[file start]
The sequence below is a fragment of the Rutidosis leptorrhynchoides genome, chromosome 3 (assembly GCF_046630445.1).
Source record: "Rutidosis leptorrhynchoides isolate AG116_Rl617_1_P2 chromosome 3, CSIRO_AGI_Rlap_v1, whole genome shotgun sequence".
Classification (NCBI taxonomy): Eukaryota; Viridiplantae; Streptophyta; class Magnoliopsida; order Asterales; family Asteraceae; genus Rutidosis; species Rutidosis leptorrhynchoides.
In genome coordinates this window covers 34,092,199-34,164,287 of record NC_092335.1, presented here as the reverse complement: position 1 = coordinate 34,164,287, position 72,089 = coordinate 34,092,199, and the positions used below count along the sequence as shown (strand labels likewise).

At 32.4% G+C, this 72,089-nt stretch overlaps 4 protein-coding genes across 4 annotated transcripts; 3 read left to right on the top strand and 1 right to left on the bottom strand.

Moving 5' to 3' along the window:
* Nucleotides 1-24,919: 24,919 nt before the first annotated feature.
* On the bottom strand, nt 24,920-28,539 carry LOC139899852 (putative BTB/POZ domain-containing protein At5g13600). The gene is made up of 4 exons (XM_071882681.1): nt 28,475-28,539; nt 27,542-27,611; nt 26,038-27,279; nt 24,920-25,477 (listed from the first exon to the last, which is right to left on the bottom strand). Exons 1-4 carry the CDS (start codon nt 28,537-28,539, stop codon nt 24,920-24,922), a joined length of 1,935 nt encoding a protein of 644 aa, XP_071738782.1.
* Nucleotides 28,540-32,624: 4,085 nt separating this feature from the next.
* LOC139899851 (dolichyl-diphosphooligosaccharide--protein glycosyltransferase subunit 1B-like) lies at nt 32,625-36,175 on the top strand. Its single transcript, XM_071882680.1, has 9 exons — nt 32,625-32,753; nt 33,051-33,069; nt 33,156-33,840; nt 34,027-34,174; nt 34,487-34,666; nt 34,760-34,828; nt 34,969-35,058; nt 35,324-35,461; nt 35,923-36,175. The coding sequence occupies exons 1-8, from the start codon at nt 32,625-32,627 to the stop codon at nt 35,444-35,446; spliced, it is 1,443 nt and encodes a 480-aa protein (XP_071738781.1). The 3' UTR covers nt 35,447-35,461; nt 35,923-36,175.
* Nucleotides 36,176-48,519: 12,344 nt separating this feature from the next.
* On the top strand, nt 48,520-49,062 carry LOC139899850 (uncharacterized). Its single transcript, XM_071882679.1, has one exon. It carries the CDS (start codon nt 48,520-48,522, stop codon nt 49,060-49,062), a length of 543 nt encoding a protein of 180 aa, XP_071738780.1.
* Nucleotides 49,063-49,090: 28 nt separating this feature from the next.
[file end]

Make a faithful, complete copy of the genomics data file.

The sequence below is a fragment of the Rutidosis leptorrhynchoides genome, chromosome 3 (assembly GCF_046630445.1).
Source record: "Rutidosis leptorrhynchoides isolate AG116_Rl617_1_P2 chromosome 3, CSIRO_AGI_Rlap_v1, whole genome shotgun sequence".
Classification (NCBI taxonomy): Eukaryota; Viridiplantae; Streptophyta; class Magnoliopsida; order Asterales; family Asteraceae; genus Rutidosis; species Rutidosis leptorrhynchoides.
In genome coordinates this window covers 34,092,199-34,164,287 of record NC_092335.1, presented here as the reverse complement: position 1 = coordinate 34,164,287, position 72,089 = coordinate 34,092,199, and the positions used below count along the sequence as shown (strand labels likewise).

At 32.4% G+C, this 72,089-nt stretch overlaps 4 protein-coding genes across 4 annotated transcripts; 3 read left to right on the top strand and 1 right to left on the bottom strand.

Moving 5' to 3' along the window:
* Nucleotides 1-24,919: 24,919 nt before the first annotated feature.
* On the bottom strand, nt 24,920-28,539 carry LOC139899852 (putative BTB/POZ domain-containing protein At5g13600). The gene is made up of 4 exons (XM_071882681.1): nt 28,475-28,539; nt 27,542-27,611; nt 26,038-27,279; nt 24,920-25,477 (listed from the first exon to the last, which is right to left on the bottom strand). Exons 1-4 carry the CDS (start codon nt 28,537-28,539, stop codon nt 24,920-24,922), a joined length of 1,935 nt encoding a protein of 644 aa, XP_071738782.1.
* Nucleotides 28,540-32,624: 4,085 nt separating this feature from the next.
* LOC139899851 (dolichyl-diphosphooligosaccharide--protein glycosyltransferase subunit 1B-like) lies at nt 32,625-36,175 on the top strand. Its single transcript, XM_071882680.1, has 9 exons — nt 32,625-32,753; nt 33,051-33,069; nt 33,156-33,840; nt 34,027-34,174; nt 34,487-34,666; nt 34,760-34,828; nt 34,969-35,058; nt 35,324-35,461; nt 35,923-36,175. The coding sequence occupies exons 1-8, from the start codon at nt 32,625-32,627 to the stop codon at nt 35,444-35,446; spliced, it is 1,443 nt and encodes a 480-aa protein (XP_071738781.1). The 3' UTR covers nt 35,447-35,461; nt 35,923-36,175.
* Nucleotides 36,176-48,519: 12,344 nt separating this feature from the next.
* On the top strand, nt 48,520-49,062 carry LOC139899850 (uncharacterized). Its single transcript, XM_071882679.1, has one exon. It carries the CDS (start codon nt 48,520-48,522, stop codon nt 49,060-49,062), a length of 543 nt encoding a protein of 180 aa, XP_071738780.1.
* Nucleotides 49,063-49,090: 28 nt separating this feature from the next.